Jelly Fish Legs 400 km Audax

BP sandwiches at Towcester

From our Audax correspondent, Alex Peeke.

It has felt like a slow start to spring and for some of us it has certainly been a slow start to the audax riding season. Despite this, Alex Peeke, Jon Williams and Adrian Boswood set out for their first 400km audax of the year called the Jelly Fish Legs (have a look at the Strava map and you will see why). This is a relatively new event in only its second year of running – last year Adrian was one of a tiny number of finishers in apocalyptic rain. This year, fortunately it was dry with light winds although precious little of the promised sunshine and bitterly cold at night.

There was a decent sized field because this is a Paris Brest Paris year and people wanting to ride that event in August have to qualify by doing a minimum number of events over certain distances (200, 300, 400 and 600 kms). As usual there was a fairly eclectic mix of people and bikes from full on racers with minimal bike-packing kit (e.g. Euan and Elspeth) to recumbents, an eliptigo and a fairly unique fixed wheel machine with extra wide mountain bike bars.

The start was at the war memorial in Stevenage Old Town at 10am. A late start for a 400km audax creates a dilemma for riders. Do you try to ride straight through the night to finish in 20-22 hrs or make full use of the 27 hr time limit to catch some sleep and finish late morning turning the ride into two long back-to-back days? I had opted for the sleeping and using the full time limit strategy as I struggle to ride through the night; sleeping on the bike is something I frequently try but haven’t yet mastered!

As usual the start was a gentle affair and for the first 3 hours we were on familiar roads, stopping at the Musette café for the first control and heading out via Mentmore towards Swanbourne and Wilmslow where we opted for a café stop and some hot food. After that we were soon into the Cotswolds with the rolling hills, sheep and bucolic villages. At one point we were perilously close to Clarkson’s farm but luckily no sight of his oversized tractor on the roads. The sun finally came out around 5pm and we enjoyed a pleasant early evening. The town of Bourton-on-the-Water was heaving with people enjoying an early evening drink by the river and I reflected that a civilised cycling trip we would be stopping now for a nice evening out. Instead we knew that we had around 7 hours still to go.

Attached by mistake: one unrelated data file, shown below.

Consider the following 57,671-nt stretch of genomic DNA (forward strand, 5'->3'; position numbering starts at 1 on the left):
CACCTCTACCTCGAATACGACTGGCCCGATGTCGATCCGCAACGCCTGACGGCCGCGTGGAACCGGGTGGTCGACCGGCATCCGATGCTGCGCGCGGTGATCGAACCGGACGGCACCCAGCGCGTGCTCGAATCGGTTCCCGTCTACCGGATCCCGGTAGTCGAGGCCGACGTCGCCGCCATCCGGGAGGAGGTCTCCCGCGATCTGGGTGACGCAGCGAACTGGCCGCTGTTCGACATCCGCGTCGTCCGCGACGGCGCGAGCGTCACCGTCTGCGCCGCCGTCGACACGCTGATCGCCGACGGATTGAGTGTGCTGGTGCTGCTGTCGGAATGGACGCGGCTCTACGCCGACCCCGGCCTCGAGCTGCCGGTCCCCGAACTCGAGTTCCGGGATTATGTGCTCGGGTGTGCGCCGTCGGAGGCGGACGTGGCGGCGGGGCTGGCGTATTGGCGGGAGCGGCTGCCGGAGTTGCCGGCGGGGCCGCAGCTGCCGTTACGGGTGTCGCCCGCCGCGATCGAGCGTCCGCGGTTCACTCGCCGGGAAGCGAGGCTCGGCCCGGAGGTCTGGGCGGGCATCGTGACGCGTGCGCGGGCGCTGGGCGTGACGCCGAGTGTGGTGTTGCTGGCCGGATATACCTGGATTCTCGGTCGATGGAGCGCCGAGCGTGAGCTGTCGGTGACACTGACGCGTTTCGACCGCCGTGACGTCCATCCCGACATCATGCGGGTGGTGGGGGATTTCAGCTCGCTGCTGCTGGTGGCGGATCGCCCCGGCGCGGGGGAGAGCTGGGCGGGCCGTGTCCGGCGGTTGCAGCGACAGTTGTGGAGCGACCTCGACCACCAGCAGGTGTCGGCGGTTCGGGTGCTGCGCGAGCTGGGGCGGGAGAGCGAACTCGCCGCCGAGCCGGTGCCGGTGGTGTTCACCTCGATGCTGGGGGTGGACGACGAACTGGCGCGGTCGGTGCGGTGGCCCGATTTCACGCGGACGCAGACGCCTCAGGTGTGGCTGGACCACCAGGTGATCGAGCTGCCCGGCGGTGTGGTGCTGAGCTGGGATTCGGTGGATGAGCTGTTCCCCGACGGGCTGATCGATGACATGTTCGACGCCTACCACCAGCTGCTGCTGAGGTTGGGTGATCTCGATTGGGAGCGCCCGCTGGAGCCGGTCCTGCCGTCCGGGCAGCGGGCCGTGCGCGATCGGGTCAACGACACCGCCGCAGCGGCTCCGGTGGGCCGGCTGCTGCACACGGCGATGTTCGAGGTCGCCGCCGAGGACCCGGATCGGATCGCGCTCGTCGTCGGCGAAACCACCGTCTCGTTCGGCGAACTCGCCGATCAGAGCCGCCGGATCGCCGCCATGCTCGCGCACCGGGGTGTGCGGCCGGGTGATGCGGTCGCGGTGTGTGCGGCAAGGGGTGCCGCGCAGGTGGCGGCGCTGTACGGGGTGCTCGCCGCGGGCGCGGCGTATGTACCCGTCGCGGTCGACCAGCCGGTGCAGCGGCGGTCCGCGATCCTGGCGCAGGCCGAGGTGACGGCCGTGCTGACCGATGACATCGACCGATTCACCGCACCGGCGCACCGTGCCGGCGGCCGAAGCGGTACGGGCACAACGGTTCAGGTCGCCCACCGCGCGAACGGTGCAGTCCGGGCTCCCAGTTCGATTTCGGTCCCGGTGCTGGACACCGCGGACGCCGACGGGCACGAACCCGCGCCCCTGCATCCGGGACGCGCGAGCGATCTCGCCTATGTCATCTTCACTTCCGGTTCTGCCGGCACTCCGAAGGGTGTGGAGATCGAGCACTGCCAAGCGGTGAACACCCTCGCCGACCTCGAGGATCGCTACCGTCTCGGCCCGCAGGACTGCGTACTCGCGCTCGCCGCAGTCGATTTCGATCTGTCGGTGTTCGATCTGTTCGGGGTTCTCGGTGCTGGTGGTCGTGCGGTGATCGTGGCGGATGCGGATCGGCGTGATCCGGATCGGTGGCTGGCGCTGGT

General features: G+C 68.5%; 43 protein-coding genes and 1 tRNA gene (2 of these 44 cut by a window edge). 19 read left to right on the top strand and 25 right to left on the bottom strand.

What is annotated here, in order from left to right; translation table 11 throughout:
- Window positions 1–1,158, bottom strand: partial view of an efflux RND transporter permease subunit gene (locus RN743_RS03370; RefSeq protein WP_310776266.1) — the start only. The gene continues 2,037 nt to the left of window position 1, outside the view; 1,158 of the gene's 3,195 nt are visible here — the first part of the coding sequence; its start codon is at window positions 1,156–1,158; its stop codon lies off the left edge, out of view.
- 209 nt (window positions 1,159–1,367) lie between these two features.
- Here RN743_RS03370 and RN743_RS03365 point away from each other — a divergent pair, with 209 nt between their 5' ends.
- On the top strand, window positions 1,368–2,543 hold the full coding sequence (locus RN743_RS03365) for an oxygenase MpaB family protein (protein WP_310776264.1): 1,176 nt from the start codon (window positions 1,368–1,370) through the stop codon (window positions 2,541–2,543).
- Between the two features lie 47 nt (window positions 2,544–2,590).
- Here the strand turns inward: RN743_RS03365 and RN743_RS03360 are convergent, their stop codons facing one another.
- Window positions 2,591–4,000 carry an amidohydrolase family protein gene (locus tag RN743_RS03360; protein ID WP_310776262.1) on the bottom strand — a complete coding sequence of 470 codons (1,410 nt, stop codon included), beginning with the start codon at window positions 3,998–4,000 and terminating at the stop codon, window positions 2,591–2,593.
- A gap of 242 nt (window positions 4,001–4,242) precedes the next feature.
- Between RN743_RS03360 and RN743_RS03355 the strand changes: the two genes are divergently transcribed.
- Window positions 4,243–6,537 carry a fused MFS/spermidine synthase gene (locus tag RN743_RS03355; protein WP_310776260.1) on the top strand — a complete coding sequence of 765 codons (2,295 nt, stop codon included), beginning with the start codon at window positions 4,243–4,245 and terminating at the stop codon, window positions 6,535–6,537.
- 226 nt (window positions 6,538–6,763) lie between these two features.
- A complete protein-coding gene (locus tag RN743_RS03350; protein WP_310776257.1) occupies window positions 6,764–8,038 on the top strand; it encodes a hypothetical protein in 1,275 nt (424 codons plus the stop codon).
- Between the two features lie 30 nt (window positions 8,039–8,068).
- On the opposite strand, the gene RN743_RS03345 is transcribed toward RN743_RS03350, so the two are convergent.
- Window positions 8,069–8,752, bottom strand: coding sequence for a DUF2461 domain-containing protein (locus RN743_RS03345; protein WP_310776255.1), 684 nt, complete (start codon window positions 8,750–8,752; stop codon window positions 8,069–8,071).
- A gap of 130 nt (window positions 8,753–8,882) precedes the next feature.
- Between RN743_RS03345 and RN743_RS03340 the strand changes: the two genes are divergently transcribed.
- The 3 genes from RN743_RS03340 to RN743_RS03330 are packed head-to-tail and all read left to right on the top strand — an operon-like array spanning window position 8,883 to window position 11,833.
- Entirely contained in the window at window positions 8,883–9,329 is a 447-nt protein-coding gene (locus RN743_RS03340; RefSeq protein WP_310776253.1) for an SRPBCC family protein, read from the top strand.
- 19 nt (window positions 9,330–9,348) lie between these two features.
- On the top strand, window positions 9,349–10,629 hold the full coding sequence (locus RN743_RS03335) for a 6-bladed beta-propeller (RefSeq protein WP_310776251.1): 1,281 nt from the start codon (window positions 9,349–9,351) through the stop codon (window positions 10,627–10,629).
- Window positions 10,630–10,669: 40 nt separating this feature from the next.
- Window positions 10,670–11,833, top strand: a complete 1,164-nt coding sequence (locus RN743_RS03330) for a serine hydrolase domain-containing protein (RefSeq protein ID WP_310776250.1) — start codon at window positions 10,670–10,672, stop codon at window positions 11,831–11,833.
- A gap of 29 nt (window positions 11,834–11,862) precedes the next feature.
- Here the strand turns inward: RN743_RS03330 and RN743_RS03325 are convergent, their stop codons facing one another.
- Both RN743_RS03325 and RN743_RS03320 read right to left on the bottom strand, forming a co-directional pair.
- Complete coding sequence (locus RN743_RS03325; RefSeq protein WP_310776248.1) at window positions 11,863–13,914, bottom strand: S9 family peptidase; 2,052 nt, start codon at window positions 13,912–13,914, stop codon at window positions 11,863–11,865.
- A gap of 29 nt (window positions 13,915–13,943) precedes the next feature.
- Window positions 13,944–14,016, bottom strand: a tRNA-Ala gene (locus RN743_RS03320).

The high point both literally and figuratively came next as we traversed the top edge of the Cotswolds being routed through little lanes among dry stone walls with the odd glimpse to the plain of the Severn and Wye below. After an excellent descent we came into Chipping Campden, a beautiful town but with more facilities for antique collectors than long-distance cyclists. We continued to roll along nicely as the sun began to set casting a wonderful glow on the Cotswold stone but before long the sun set and it was time to change into night routine. We stopped to switch on lights and don our night time layers as the temperature drops very quickly at this time of year. Jon and I donned our excellent Rapha brevet jackets but Adrian true to the spirit of audax put on his £25 M&S gilet under his rain jacket. I think he was just as comfortable as we were.

We had planned to get hot food at Towcester where we arrived just after 10.30 pm. Disappointingly the so-called 24 hr McDonalds refused us entry and wouldn’t serve us through the drive-thru “for insurance reasons”. I was tempted to debate the liability issues with the individual but could see that that I was up against a legal intellect that I wouldn’t be able to best. I don’t think that McDs care what cyclists think of them as we aren’t really the target market. Instead, in the true spirit of audax we sat on a garage forecourt and had a coffee served through a hatch and munched sandwiches.

The night time section was a bit grim. We were tired and slowing down and it was cold. Northamptonshire is great cycling country in the day time but with the hills and at night without the benefit of the view, it was tough going. There was one nice audax moment when we saw an owl hunting over the fields but other than that it was a case of keeping concentration on road surfaces littered with holes. Just before 2am we arrived at the northernmost point at Market Harborough services. We had rooms booked at the Premier Inn and Jon and I agreed to meet up in reception at 6am for the last leg giving us at most 3 hours in bed. However, having a shower, cup of sweet tea warming up and some sleep worked wonders. Adrian was concerned about slowing down in the morning so opted to leave after the briefest of naps at 4am and we didn’t see him again.

Fresh from our sleep, Jon and I had a hearty McDonalds breakfast thanks to a much nicer manager who opened 10 minutes early for us. We were surprised to see Elspeth and Euan come in just as we finished our breakfast having not seen them since the start. They had got to the hotel in time for the end of the Eurovision final, had 7.5hrs rest and were off for a relaxed day 2. Unsurprisingly they caught us after about 45 minutes and we didn’t see them again either.

The morning was misty and overcast but with a clear promise of sunshine later. We made good progress on pretty easy roads working our way to St Neots where we had a second breakfast at Greggs. We were now back on familiar roads re-tracing the route Jon and I had taken on the way back from Grafham Water 6 days previously. There was a small cheer when we passed the “Hertfordshire County of Opportunity” sign as I thought about the opportunity for an afternoon nap in the sun. Jon and I reached the finish at 1130am in a total elapsed time of 25.5 hrs. Adrian had finished an hour earlier. Jon and Adrian rode home given them more than 430km on the clock for the weekend. I opted for the train so had a mere 425km (265 miles).